Not all agencies will ask you to roll up your feedback, but if you do this anyway, you’ll sure help smooth the project out.
Imagine this scenario: You have hired an agency to write a 20-page white paper on a technical topic. You get the first draft from the writer and you send copies to your boss, your lawyer, your marketing team, and two of your technical contacts. A week later everyone has sent you their feedback — and there you are with five documents, each one with feedback from a different person embedded in it. Adding your own copy to the pile, that’s six documents to look at.
What do you do? Roll it up!
Why should you roll it up?
When you have multiple copies of a document with feedback from different people, you need to combine all the feedback into a single document. This is what agencies mean when they ask you to “roll up” the feedback.
Rolling up the feedback can save hours from the time it takes a vendor to complete your project. For something as simple as a two-page document it can save one to several hours. For a more complex project it can save five, ten, or even more hours. Rolling up the feedback also significantly reduces the risk of errors, as it is cumbersome for the agency to catch everything when comparing multiple documents looking for the edits and having to guess which ones take precedence.
Most important, rolling up the feedback puts you in control. Frequently there will be differing, sometimes even contradictory feedback. If you just send all those documents to the agency without rolling it up you are leaving it to them to figure it out and guess which feedback to use. This not only is time-consuming, it often involves email exchanges from the agency to answer questions — taking even more time.
“Single Point of Contact” in the contract
Unrolled feedback can add so much overhead to projects that it can make it difficult to finish a project on time and on budget. To deal with this, some agencies stipulate a single point of contact in their contracts. What this means is that when they work with you, they expect that you will herd all the other reviewers, remind them to complete reviews, and will roll up the feedback.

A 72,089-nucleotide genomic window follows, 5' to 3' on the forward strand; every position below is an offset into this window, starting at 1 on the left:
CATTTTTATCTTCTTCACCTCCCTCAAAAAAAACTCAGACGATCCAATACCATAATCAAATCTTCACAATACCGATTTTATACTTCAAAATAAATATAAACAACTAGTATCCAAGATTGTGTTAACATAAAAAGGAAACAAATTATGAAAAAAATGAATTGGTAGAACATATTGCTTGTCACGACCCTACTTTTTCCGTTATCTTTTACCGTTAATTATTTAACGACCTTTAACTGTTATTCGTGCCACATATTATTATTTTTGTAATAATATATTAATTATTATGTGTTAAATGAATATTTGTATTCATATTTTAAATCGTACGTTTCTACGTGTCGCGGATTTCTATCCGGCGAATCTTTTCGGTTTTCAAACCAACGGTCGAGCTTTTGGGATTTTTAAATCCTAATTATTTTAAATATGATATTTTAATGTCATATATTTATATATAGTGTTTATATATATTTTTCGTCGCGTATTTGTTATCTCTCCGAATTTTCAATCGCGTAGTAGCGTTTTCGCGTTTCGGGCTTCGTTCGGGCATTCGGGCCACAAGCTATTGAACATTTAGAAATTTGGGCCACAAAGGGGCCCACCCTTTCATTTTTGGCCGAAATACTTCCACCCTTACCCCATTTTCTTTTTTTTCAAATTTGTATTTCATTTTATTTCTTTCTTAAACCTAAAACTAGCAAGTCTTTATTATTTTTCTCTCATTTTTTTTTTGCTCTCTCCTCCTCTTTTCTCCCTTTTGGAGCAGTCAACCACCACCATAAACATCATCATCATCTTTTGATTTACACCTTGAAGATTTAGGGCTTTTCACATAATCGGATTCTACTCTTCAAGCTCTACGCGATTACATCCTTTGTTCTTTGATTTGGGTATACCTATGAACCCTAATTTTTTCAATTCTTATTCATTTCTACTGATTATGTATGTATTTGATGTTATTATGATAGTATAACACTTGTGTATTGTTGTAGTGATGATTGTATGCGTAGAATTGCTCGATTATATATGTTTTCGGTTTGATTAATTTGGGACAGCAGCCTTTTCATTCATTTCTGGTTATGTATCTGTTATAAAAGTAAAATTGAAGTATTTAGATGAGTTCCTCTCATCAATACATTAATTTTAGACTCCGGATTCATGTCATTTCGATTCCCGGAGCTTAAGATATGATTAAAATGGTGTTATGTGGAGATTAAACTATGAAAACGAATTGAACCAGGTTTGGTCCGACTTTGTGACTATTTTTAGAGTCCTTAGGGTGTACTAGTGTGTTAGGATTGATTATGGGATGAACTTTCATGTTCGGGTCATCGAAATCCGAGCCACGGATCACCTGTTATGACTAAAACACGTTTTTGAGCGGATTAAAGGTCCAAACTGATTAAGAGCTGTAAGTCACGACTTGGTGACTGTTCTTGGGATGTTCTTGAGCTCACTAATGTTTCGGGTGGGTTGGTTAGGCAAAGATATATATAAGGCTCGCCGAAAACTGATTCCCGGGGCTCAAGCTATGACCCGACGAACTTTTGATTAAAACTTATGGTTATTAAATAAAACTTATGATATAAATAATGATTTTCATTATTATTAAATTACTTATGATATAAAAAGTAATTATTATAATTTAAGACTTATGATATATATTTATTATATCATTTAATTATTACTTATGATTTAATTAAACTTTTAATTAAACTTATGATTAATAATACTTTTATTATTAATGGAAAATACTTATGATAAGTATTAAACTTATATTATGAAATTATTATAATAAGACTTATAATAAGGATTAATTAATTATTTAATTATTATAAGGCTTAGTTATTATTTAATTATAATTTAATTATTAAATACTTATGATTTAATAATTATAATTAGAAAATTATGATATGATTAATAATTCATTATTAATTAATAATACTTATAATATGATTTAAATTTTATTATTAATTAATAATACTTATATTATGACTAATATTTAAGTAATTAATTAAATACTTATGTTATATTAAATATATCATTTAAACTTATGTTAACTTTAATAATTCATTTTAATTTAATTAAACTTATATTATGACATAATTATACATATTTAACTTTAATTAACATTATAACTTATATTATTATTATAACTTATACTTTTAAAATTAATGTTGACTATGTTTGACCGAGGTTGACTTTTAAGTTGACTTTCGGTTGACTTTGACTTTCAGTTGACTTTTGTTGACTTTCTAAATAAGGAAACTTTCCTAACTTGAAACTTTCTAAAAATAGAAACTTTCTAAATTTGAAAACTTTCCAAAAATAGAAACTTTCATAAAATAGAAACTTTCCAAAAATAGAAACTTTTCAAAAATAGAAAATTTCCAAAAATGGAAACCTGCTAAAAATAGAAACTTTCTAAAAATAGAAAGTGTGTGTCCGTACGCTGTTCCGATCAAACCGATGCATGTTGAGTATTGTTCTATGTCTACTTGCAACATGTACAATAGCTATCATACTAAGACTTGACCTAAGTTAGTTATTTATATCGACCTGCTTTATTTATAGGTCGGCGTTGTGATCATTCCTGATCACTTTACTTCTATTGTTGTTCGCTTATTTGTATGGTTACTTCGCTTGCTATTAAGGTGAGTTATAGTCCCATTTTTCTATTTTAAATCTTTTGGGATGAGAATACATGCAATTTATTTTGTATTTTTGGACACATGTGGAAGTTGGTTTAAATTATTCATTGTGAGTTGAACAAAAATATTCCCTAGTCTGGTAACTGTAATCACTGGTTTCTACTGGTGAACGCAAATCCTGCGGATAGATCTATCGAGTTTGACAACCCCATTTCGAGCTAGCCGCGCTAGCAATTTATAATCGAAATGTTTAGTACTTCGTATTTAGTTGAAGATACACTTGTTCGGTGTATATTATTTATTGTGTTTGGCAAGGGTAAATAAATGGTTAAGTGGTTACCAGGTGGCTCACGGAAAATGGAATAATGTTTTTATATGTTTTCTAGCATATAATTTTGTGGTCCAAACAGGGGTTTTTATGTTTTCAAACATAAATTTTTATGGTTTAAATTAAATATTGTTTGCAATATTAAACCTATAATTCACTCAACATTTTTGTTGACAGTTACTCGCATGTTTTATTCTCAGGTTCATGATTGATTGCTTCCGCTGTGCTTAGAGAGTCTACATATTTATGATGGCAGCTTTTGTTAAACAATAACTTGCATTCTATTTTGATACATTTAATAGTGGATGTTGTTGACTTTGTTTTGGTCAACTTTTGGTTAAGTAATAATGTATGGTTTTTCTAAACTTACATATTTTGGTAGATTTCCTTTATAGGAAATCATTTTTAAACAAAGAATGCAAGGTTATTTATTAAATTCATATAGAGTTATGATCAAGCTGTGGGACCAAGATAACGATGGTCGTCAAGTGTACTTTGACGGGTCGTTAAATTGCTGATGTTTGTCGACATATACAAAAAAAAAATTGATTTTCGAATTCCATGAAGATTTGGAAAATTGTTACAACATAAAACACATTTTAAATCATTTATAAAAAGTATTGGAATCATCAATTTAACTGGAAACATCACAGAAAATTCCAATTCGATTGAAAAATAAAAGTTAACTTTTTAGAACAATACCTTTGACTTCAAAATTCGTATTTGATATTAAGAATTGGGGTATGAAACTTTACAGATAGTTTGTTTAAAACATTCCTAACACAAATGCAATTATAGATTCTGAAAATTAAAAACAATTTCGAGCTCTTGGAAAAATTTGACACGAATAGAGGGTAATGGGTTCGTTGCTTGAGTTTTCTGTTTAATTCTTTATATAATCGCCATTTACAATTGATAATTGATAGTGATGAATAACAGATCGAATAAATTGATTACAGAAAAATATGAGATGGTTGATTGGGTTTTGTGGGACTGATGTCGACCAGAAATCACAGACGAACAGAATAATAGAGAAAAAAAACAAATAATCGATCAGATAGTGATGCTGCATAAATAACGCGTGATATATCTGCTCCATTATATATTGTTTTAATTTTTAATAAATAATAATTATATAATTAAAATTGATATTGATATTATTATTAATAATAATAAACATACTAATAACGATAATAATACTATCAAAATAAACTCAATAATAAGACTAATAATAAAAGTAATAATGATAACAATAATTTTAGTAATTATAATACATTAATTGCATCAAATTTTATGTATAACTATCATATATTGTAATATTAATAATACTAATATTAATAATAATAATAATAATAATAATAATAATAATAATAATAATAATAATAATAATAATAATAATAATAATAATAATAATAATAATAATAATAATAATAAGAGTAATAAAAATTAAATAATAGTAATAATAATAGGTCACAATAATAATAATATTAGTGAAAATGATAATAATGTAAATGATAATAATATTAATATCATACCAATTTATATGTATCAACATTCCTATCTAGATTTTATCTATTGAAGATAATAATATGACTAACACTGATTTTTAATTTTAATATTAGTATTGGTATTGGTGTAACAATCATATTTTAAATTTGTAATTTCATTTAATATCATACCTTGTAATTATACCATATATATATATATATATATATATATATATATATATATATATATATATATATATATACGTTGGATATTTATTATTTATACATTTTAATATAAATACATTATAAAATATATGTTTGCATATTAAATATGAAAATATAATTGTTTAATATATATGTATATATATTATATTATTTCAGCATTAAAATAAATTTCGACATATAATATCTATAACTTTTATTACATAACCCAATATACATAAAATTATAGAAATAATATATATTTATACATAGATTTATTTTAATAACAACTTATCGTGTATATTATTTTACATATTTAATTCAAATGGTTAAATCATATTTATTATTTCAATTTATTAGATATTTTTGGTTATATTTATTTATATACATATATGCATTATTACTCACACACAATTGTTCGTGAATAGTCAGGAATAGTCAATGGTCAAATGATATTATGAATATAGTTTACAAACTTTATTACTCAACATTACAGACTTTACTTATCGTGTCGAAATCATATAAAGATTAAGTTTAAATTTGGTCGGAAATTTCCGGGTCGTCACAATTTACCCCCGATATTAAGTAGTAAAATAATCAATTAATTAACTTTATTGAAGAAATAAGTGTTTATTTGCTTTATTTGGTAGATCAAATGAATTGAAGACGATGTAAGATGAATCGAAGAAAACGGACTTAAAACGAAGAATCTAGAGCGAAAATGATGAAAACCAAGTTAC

How to roll your own
So how do you roll up feedback? The answer to this depends mainly on the type of document it is, and how extensive it is. For Word documents or files from other text-editing programs that aren’t very long, it might be easiest to create a single master feedback file. But for very complex projects or very long documents, a feedback note might be better.
Create a single master feedback file: Open up your copy of the document, then add the comments from all the other documents into it, using initials or names or other notations to keep track of who each bit of feedback is originally from. Once you are sure you have copied everything from all the feedback documents, go through your master document and start editing. Delete any comments which are duplicates or that you want the agency to disregard. Next edit all the comments so that they read exactly as you want them to be.
Write a feedback note: Especially in cases of extremely long documents with sparse feedback, or more graphical projects, sometimes it is better to copy all the feedback from all the documents (including your own) into an email or new file, again keeping track of who each comment came from. Then delete duplicates and edit the remaining feedback so that it is accurate and so that it precisely describes where the feedback applies.
Here is an excerpt of a mock feedback email so you can see what I mean:
Vague is worse than nothing
As long as we’re on the topic of feedback, keep in mind that incomplete or vague feedback can often be worse than no feedback at all. Before you click “send” on that feedback, read it to yourself. Is there any part of it that the agency could have a question about? My golden rule is: Never Make Assumptions… and the corollary to that is to never say or write anything that will cause someone else to have to make assumptions. Remember that when your agency has to try to figure it out and finally send you an email to ask what to do, this takes time.
The moral of the story
Rolling up feedback is more important than you think. Not rolling up your feedback can add hundreds and sometimes thousands of dollars to the cost of your project, add extra rounds of revisions, and increase the risk that important feedback will be missed.
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